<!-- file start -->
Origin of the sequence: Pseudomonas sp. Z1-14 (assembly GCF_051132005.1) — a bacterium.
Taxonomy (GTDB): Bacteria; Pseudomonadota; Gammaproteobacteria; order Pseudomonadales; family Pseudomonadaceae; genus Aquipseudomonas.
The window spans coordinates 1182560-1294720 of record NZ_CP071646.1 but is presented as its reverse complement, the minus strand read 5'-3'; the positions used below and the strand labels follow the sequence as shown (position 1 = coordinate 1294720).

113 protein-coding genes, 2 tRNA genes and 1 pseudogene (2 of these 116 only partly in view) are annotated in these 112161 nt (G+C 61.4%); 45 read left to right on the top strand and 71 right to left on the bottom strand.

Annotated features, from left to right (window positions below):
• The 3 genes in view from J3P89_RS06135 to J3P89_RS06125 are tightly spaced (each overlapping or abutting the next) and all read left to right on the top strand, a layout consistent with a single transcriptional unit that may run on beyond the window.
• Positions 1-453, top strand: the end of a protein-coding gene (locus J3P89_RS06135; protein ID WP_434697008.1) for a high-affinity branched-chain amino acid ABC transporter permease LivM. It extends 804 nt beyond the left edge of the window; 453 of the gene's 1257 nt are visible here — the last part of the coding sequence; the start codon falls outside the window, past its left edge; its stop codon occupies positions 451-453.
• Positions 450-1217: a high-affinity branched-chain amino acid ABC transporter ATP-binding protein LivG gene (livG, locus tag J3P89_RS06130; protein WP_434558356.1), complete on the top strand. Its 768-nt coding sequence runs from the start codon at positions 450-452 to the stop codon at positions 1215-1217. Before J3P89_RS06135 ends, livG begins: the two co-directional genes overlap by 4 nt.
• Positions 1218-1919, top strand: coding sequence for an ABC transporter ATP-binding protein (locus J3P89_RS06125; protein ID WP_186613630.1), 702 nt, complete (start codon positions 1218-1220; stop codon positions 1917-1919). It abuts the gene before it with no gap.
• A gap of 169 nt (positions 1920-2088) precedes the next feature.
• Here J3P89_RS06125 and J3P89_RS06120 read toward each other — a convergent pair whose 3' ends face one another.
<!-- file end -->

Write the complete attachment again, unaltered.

Origin of the sequence: Pseudomonas sp. Z1-14 (assembly GCF_051132005.1) — a bacterium.
Taxonomy (GTDB): Bacteria; Pseudomonadota; Gammaproteobacteria; order Pseudomonadales; family Pseudomonadaceae; genus Aquipseudomonas.
The window spans coordinates 1182560-1294720 of record NZ_CP071646.1 but is presented as its reverse complement, the minus strand read 5'-3'; the positions used below and the strand labels follow the sequence as shown (position 1 = coordinate 1294720).

113 protein-coding genes, 2 tRNA genes and 1 pseudogene (2 of these 116 only partly in view) are annotated in these 112161 nt (G+C 61.4%); 45 read left to right on the top strand and 71 right to left on the bottom strand.

Annotated features, from left to right (window positions below):
• The 3 genes in view from J3P89_RS06135 to J3P89_RS06125 are tightly spaced (each overlapping or abutting the next) and all read left to right on the top strand, a layout consistent with a single transcriptional unit that may run on beyond the window.
• Positions 1-453, top strand: the end of a protein-coding gene (locus J3P89_RS06135; protein ID WP_434697008.1) for a high-affinity branched-chain amino acid ABC transporter permease LivM. It extends 804 nt beyond the left edge of the window; 453 of the gene's 1257 nt are visible here — the last part of the coding sequence; the start codon falls outside the window, past its left edge; its stop codon occupies positions 451-453.
• Positions 450-1217: a high-affinity branched-chain amino acid ABC transporter ATP-binding protein LivG gene (livG, locus tag J3P89_RS06130; protein WP_434558356.1), complete on the top strand. Its 768-nt coding sequence runs from the start codon at positions 450-452 to the stop codon at positions 1215-1217. Before J3P89_RS06135 ends, livG begins: the two co-directional genes overlap by 4 nt.
• Positions 1218-1919, top strand: coding sequence for an ABC transporter ATP-binding protein (locus J3P89_RS06125; protein ID WP_186613630.1), 702 nt, complete (start codon positions 1218-1220; stop codon positions 1917-1919). It abuts the gene before it with no gap.
• A gap of 169 nt (positions 1920-2088) precedes the next feature.
• Here J3P89_RS06125 and J3P89_RS06120 read toward each other — a convergent pair whose 3' ends face one another.